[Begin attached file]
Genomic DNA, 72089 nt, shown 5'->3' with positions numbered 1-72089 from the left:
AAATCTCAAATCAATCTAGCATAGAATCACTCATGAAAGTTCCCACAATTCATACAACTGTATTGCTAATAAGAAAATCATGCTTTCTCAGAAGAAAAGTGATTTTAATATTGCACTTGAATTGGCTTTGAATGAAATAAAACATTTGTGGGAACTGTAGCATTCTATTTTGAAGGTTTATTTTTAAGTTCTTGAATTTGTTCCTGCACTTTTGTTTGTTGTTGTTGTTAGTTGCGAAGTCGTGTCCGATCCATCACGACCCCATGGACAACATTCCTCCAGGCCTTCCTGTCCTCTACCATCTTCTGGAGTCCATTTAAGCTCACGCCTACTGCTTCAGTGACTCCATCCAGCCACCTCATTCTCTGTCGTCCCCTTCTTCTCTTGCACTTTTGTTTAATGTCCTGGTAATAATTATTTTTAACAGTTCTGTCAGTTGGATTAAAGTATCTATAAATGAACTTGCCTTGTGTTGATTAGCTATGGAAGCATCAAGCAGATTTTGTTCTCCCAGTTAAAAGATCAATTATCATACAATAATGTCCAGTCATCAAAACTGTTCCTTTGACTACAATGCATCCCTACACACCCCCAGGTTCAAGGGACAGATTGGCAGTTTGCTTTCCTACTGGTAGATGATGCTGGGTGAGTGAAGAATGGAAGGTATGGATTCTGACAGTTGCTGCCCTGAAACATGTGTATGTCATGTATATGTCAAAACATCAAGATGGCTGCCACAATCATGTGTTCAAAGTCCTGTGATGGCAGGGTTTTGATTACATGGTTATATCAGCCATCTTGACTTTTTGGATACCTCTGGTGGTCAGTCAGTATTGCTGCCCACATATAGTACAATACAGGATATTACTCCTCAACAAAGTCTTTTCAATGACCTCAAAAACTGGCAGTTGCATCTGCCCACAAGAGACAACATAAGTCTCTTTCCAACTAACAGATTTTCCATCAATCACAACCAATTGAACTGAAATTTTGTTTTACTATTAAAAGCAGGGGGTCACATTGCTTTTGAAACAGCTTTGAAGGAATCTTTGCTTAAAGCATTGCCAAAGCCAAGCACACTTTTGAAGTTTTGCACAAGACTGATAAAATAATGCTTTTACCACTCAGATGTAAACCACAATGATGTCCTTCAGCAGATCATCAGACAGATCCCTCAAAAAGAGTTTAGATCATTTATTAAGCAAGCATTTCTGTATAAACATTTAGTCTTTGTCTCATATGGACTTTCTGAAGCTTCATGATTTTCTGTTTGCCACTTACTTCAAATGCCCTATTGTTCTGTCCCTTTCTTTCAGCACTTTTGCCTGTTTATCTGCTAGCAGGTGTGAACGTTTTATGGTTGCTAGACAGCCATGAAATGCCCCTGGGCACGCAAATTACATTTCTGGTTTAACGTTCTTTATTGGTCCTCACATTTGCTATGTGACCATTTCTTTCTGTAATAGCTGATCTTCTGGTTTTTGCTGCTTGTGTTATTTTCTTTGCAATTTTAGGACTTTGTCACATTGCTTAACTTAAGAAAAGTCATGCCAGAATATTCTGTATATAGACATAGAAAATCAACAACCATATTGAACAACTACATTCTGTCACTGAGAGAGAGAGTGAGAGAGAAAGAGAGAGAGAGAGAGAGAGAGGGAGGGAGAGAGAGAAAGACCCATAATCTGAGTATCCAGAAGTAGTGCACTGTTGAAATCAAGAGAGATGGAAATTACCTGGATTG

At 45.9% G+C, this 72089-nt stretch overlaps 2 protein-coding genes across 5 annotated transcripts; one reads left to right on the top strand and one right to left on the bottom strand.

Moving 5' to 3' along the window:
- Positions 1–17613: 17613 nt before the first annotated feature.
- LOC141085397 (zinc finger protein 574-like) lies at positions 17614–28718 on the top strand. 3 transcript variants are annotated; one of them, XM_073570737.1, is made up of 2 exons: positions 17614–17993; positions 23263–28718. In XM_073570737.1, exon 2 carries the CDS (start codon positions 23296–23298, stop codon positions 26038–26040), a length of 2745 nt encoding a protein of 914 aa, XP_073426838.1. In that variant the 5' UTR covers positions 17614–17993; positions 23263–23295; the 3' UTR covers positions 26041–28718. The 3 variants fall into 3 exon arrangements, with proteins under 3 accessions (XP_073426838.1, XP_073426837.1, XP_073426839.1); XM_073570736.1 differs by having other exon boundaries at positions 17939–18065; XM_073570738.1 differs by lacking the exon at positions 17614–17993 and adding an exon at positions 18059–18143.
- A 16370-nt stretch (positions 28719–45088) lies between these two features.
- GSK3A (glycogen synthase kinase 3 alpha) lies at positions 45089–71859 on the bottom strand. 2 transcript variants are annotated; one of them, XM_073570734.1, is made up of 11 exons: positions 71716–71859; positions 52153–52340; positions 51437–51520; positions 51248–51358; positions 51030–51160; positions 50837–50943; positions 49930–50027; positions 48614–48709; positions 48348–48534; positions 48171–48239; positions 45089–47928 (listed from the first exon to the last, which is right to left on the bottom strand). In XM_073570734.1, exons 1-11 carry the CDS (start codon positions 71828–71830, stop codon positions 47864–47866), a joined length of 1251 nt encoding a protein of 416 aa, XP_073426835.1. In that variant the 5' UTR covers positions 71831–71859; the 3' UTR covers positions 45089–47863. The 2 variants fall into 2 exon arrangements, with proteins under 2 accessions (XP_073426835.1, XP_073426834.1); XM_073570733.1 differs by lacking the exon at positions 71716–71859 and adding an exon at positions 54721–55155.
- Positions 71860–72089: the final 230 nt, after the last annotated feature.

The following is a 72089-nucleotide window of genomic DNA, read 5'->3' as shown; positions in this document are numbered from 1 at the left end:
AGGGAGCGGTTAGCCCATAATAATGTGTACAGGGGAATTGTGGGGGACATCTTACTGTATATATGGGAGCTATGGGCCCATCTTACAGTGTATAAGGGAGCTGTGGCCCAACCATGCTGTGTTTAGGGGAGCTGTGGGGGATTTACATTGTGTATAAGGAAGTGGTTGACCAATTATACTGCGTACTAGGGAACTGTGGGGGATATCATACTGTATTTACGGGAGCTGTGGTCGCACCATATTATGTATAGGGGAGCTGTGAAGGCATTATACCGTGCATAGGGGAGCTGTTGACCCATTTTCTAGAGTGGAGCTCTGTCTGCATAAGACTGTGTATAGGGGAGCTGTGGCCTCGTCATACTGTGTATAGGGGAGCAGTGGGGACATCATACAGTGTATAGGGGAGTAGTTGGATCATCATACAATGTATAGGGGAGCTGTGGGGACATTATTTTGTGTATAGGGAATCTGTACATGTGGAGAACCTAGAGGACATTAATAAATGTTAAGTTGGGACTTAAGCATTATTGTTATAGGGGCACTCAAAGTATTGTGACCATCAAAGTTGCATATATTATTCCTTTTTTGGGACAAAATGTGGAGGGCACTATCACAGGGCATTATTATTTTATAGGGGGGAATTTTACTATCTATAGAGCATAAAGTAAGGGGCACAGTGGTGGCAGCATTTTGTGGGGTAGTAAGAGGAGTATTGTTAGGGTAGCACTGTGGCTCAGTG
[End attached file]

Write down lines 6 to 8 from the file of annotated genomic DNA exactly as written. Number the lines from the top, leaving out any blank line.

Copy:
- LOC141085397 (zinc finger protein 574-like) lies at positions 17614–28718 on the top strand. 3 transcript variants are annotated; one of them, XM_073570737.1, is made up of 2 exons: positions 17614–17993; positions 23263–28718. In XM_073570737.1, exon 2 carries the CDS (start codon positions 23296–23298, stop codon positions 26038–26040), a length of 2745 nt encoding a protein of 914 aa, XP_073426838.1. In that variant the 5' UTR covers positions 17614–17993; positions 23263–23295; the 3' UTR covers positions 26041–28718. The 3 variants fall into 3 exon arrangements, with proteins under 3 accessions (XP_073426838.1, XP_073426837.1, XP_073426839.1); XM_073570736.1 differs by having other exon boundaries at positions 17939–18065; XM_073570738.1 differs by lacking the exon at positions 17614–17993 and adding an exon at positions 18059–18143.
- A 16370-nt stretch (positions 28719–45088) lies between these two features.
- GSK3A (glycogen synthase kinase 3 alpha) lies at positions 45089–71859 on the bottom strand. 2 transcript variants are annotated; one of them, XM_073570734.1, is made up of 11 exons: positions 71716–71859; positions 52153–52340; positions 51437–51520; positions 51248–51358; positions 51030–51160; positions 50837–50943; positions 49930–50027; positions 48614–48709; positions 48348–48534; positions 48171–48239; positions 45089–47928 (listed from the first exon to the last, which is right to left on the bottom strand). In XM_073570734.1, exons 1-11 carry the CDS (start codon positions 71828–71830, stop codon positions 47864–47866), a joined length of 1251 nt encoding a protein of 416 aa, XP_073426835.1. In that variant the 5' UTR covers positions 71831–71859; the 3' UTR covers positions 45089–47863. The 2 variants fall into 2 exon arrangements, with proteins under 2 accessions (XP_073426835.1, XP_073426834.1); XM_073570733.1 differs by lacking the exon at positions 71716–71859 and adding an exon at positions 54721–55155.